07-NOV-2016: The Neutrino Physics Group of the Department of Physics, Aligarh Muslim University recently concluded a five-day International Workshop on Frontiers of Electroweak Interactions of Leptons and Hadrons.
In his presidential note, AMU Vice Chancellor, Lt General Zameer Uddin Shah (Veteran) said that research in the field of fundamental sciences helps us to understand nature and it is designed to lead us to new discoveries and thereafter applied science uses these discoveries to give us tangible results.
Affirming that the "frontline research, whether in Physics, Biology or Chemistry, has always been challenging", General Shah pointed out that research in the area of particle physics was arduous.
He made it clear that neutrinos, being an elementary particle, a fundamental constituent of nature, needs to be detected, observed and understood.
Gen Shah further said that neutrino is both a puzzle and a solution to a puzzle, and efforts are being made to understand the elusive nature of this particle.
Guest of Honour, Pro-Vice Chancellor, Brigadier S Ahmad Ali (Veteran) said that the Electroweak Interactions is the unified description of two of the four known fundamental interactions of nature viz. electromagnetism and weak interaction.
Prof Sajjad Athar, Convener of the workshop said that the workshop focused on the latest experimental work being done in the field of neutrino oscillations in leading laboratories of USA and Japan like Fermi National Laboratory in Batavia near Chicago and JPARC in Japan near Tokyo and the theoretical work being done in various Indian institutions like TIFR, HRI, IOP, IMSC, DU and AMU along with University of Rome (Italy) and University of Kelvin (Spain).
He further said that neutrinos like electrons are elementary particles and most abundant particles after photons, but little understood.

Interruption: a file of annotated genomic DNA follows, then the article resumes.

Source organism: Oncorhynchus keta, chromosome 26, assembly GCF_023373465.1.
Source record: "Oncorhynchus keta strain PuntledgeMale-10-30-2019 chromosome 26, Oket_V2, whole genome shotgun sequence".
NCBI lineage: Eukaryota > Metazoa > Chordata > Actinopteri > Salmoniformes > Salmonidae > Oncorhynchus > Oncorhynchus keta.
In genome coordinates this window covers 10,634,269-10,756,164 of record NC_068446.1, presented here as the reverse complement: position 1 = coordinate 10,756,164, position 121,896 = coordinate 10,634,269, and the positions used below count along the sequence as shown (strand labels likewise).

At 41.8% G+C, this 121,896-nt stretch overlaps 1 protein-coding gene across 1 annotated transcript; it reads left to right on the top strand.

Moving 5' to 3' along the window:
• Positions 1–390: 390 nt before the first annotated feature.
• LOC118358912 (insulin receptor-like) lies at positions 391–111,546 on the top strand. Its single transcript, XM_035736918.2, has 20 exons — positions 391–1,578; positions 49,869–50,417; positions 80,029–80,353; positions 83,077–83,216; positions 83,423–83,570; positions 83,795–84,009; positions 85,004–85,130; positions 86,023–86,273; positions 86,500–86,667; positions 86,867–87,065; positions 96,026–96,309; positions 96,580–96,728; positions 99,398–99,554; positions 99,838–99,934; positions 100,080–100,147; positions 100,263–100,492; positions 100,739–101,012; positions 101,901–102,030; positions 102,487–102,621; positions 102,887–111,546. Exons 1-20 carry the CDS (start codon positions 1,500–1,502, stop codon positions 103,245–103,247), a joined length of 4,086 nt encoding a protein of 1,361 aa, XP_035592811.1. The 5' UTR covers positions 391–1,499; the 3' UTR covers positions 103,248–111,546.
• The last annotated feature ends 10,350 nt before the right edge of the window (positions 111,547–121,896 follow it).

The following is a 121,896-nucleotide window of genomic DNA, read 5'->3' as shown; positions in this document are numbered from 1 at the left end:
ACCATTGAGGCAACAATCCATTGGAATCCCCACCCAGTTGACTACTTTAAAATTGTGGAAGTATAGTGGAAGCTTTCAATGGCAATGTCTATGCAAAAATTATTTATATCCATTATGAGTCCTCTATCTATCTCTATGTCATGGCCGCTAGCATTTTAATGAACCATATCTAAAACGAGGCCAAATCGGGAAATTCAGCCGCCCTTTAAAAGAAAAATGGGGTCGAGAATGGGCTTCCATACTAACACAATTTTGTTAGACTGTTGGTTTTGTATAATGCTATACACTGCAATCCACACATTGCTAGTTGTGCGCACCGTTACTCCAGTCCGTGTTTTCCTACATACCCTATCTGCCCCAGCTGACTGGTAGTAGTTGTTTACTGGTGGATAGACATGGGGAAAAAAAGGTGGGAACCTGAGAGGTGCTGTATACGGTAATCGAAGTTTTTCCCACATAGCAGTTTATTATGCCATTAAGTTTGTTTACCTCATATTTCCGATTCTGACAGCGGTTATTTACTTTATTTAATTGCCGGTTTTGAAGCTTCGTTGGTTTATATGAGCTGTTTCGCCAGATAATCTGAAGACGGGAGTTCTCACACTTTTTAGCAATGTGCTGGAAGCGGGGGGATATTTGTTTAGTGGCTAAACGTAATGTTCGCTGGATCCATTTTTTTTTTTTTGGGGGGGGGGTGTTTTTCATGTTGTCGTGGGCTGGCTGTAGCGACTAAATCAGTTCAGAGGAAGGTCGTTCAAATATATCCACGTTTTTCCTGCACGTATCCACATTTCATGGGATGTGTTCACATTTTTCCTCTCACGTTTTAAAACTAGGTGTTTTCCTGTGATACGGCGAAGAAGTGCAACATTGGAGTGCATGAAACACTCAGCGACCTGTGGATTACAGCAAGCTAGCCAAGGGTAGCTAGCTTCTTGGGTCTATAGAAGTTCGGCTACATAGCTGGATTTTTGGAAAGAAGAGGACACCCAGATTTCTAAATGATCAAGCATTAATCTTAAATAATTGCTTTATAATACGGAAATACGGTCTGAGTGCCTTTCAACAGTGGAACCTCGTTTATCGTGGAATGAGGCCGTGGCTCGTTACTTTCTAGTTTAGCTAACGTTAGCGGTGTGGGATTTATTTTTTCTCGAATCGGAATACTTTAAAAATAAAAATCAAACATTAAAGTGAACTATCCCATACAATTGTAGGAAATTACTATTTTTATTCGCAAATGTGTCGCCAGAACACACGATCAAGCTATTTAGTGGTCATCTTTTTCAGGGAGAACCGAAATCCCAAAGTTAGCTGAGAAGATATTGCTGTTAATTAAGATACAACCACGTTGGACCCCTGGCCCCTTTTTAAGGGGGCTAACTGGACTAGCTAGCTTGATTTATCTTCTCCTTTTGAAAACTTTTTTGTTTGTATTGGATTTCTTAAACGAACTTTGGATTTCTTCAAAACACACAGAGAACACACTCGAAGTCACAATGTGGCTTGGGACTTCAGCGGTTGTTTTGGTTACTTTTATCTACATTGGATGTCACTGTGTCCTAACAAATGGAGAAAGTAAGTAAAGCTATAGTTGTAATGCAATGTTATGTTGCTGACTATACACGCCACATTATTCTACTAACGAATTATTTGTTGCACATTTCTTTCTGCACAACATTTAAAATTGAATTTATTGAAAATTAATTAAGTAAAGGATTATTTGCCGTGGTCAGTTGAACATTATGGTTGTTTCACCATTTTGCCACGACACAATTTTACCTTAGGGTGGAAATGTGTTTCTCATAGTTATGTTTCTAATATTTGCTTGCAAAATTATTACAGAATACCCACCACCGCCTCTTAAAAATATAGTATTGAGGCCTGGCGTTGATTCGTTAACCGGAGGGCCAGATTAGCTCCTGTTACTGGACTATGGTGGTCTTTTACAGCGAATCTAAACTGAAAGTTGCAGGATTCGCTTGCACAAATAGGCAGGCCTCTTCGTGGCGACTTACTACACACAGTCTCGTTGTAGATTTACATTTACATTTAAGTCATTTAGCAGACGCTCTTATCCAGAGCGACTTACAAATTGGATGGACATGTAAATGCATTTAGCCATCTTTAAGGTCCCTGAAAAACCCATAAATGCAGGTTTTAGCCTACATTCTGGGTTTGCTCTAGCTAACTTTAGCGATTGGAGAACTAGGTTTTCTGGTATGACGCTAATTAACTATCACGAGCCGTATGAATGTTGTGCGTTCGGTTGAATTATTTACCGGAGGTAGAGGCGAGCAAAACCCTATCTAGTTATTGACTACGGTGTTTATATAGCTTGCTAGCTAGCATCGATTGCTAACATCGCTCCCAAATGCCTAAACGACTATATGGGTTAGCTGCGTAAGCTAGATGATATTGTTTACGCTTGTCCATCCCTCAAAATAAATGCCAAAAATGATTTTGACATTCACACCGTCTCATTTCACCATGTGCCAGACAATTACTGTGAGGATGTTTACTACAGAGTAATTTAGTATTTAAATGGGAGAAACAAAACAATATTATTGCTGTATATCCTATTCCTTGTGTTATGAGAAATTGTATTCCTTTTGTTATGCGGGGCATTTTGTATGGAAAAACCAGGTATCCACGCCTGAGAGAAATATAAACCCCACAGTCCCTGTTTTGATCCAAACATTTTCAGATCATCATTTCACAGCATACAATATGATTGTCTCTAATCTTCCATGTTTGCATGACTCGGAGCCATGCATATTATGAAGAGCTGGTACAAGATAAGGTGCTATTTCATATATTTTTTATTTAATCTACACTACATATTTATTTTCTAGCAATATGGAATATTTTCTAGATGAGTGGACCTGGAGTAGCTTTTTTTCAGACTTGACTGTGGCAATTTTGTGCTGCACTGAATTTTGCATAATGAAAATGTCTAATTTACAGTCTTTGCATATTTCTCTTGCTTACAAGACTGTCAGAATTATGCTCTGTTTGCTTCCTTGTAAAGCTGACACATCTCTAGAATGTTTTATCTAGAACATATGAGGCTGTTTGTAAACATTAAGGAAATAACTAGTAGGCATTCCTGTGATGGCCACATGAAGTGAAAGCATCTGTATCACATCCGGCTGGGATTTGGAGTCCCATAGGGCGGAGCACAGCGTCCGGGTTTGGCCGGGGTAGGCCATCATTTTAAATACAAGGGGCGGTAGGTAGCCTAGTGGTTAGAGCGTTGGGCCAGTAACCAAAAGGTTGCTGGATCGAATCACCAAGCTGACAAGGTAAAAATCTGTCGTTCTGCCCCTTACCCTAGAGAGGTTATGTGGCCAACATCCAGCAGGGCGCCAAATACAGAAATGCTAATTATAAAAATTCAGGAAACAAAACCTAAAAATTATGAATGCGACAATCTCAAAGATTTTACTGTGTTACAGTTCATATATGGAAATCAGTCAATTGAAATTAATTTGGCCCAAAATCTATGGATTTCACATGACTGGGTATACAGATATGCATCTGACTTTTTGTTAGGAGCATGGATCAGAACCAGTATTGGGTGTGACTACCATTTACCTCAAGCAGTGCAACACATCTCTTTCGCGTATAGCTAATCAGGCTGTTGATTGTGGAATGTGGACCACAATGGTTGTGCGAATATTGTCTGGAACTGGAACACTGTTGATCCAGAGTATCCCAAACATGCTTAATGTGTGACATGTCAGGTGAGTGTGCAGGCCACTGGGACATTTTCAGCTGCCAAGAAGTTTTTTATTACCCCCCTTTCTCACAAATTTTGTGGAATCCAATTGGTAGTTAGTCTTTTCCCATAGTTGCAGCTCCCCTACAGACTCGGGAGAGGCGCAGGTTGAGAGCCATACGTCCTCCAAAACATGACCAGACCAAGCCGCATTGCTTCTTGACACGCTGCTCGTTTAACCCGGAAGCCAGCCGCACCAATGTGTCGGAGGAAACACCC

"The endeavor to understand nature and learn its intricacies require great efforts znf for every proton, neutron and electron, the Universe contains a billion of neutrinos," said Professor Sajjad adding that without neutrinos, there would be no shine in the Sun and stars.
He added that trillions of neutrinos pass through our thumb per second unnoticed and it is but natural to be inquisitive about this particle.
"Since they are weakly interacting particles, it is very difficult to observe them," said Prof Sajjad adding that it is really a challenging task for the people working in this field to investigate neutrinos more closely.
Prof Sajjad Athar also said that there is a need to work through an MoU to be signed by a Consortium of Indian Institutions with AMU as leading facilitator and Japanese scientists working on T2K experiment.
The workshop also had deliberations on the implications of future theoretical and experimental work to be done in the next 10 years on our understanding of nature and universe.
The workshop was inaugurated by Professor Takaaki Kajita, the Nobel Laureate in Physics-2015 for his work on neutrino oscillations and was attended by more than 125 scientists and researchers from various countries like USA, UK, Italy, Spain and Japan and about 100 participants from various institutions in India.
From the inaugural to the valedictory function, more than 35 speakers presented a review of recent advances in various branches in this field and about 30 research contributions from the research group working in various institutions of India were presented.
The workshop was preceded by a meeting of Japanese and Indian scientists to explore the opportunities for doing research in Neutrino Physics. The meeting was arranged by the Neutrino Physics group of AMU and was presided by the Vice-Chancellor and was attended by Prof Takaaki Kajita, and Professors T Kobayashi of KEK Lab. and T Nakaya of JPARC Lab. Tokyo. More than 20 scientists for TIFR, DU, BHU and Aligarh Muslim University attended the meeting.
The meeting concluded with a very enthusiastic support towards formulating a structured framework for implementing a common program of joint research in the field of Neutrino Physics.